The AIANY Custom Residential Architects Network (CRAN) is focusing its efforts on the future of materials sourced in residential interior furnishings. The embodied carbon of materials is the new metric for which products are sourced today in the design industry, with the textile industry representing of the largest contributors to CO2 emissions in the US. From transportation to production and, ultimately, waste, the design industry has been destroying the planet. As interior designers and architects become aware of these issues, they have begun to responsibly source products for their commissions. One promising alternative are producers of natural fibers in the local NYC-Hudson Valley region. Natural fibers, such as flax, cotton, wool and linen, have a smaller carbon footprint. They are also degradable, can be used to improve soil, and contribute to the circular economy.
Both architects and interior designers have the ability to contribute the creation of healthier communities, and a healthier planet, by sourcing sustainably. What are the metrics, if any, that designers use when sourcing products for residential commissions? How does one measure the carbon footprint of a fabric? What is the potential for carbon storage in natural fibers? How does technology and regulation play a role in mitigating climate change and the reduction of emissions? Hear vendors, designers, and regional experts in the sustainable design community discuss these questions and others related to the advancement of green residential design.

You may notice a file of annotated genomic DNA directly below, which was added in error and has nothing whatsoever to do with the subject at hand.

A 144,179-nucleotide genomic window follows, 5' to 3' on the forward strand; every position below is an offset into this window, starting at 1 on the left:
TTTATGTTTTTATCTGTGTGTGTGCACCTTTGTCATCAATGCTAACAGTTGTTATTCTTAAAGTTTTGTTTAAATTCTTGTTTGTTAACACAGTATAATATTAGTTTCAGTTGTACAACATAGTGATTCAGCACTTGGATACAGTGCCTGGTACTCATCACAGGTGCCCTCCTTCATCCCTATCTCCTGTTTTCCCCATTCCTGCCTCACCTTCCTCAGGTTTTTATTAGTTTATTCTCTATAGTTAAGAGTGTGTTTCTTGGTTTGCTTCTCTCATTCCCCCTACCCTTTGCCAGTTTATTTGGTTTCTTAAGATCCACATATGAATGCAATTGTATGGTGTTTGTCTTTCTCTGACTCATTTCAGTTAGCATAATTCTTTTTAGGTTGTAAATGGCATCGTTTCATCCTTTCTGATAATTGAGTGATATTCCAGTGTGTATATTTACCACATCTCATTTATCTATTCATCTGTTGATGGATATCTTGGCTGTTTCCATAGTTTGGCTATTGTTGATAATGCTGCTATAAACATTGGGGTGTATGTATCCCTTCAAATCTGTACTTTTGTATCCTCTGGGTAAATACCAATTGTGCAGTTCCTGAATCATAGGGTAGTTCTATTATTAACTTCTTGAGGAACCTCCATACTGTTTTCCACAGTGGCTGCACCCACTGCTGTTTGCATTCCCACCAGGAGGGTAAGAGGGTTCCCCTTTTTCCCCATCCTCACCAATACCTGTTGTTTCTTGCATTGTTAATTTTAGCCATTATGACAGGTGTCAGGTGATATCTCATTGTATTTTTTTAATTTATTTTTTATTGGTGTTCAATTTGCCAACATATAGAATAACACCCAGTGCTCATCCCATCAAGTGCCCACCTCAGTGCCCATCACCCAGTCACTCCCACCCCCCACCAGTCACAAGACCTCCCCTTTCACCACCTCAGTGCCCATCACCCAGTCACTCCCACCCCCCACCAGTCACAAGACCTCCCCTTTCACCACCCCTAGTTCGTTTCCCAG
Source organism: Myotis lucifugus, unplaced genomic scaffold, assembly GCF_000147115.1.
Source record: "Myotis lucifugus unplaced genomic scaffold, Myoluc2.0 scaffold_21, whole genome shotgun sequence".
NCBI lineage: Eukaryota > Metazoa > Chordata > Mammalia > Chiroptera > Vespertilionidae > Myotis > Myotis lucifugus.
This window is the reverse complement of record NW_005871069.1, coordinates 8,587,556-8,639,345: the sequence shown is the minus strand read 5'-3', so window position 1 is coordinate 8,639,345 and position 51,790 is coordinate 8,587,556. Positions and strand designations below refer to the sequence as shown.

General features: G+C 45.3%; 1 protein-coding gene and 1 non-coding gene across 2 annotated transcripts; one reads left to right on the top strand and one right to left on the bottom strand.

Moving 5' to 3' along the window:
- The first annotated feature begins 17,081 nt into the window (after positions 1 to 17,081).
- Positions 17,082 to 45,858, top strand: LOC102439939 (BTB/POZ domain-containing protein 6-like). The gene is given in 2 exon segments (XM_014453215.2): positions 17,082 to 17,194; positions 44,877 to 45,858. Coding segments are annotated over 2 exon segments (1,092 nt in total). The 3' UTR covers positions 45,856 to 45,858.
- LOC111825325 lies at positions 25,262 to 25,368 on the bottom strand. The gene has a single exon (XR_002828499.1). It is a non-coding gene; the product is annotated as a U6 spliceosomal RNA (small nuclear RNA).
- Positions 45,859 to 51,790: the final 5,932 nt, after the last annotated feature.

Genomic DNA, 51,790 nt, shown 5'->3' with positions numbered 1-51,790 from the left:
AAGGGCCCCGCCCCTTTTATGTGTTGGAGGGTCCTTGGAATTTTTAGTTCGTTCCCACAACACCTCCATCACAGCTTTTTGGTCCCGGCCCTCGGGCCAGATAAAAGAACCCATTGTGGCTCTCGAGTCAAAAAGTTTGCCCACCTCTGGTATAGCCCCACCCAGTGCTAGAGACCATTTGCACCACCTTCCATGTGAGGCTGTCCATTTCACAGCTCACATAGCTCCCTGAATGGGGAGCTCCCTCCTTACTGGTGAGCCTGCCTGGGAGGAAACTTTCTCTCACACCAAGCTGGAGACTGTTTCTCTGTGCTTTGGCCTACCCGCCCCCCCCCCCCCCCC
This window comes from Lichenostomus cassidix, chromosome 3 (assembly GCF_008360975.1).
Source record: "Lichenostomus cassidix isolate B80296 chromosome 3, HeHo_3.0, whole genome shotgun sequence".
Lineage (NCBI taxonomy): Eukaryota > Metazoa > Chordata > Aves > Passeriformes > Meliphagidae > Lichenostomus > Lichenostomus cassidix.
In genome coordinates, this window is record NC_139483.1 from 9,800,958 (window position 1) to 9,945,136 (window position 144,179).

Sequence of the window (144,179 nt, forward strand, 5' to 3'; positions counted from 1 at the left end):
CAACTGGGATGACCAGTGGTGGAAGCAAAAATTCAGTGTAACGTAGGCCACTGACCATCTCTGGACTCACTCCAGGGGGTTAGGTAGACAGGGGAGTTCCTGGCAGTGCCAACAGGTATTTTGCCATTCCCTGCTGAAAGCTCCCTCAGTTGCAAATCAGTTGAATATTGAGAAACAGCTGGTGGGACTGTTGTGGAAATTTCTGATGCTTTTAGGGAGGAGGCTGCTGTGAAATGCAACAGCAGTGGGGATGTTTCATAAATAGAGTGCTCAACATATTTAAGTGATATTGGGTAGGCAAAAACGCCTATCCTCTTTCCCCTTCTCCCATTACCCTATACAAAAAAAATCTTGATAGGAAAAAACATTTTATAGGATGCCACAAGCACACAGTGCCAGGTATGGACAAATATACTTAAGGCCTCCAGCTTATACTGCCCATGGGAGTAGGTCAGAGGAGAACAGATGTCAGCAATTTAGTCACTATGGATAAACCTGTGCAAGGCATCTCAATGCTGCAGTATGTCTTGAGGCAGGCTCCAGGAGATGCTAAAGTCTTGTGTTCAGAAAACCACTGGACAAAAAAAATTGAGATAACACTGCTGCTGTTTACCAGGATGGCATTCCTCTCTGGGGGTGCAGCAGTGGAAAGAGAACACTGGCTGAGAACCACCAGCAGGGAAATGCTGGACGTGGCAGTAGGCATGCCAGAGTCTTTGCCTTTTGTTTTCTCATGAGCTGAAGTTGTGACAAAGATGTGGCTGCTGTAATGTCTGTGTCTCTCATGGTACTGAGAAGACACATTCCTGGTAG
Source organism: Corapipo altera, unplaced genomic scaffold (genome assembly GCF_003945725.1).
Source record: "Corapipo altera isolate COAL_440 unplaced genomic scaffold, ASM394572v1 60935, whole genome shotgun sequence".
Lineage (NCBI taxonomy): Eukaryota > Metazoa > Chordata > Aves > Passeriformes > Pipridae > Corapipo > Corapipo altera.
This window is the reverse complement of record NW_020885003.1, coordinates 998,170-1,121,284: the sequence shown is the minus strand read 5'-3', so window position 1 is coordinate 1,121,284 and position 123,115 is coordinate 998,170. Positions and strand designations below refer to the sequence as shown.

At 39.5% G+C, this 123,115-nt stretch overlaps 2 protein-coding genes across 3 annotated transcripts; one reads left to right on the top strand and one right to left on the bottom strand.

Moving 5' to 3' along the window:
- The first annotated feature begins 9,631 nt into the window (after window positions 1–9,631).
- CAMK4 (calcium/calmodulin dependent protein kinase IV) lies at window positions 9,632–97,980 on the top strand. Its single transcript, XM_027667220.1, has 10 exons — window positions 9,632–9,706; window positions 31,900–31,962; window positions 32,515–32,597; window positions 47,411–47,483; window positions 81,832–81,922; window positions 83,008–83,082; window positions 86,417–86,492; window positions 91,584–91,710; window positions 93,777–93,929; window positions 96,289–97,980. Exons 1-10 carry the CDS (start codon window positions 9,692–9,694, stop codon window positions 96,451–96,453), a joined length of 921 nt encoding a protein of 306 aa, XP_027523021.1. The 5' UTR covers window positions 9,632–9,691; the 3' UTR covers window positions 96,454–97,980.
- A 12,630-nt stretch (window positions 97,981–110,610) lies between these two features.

Laura Sansone, Founder/Designer, Textile Lab
Carol Swedlow, President, Aronson’s Flooring
Kathryn Richardson, Vice President, Libeco, Inc.
Cotter Christian, Associate Dean, School of Constructed Environments at Parsons School of Design The New School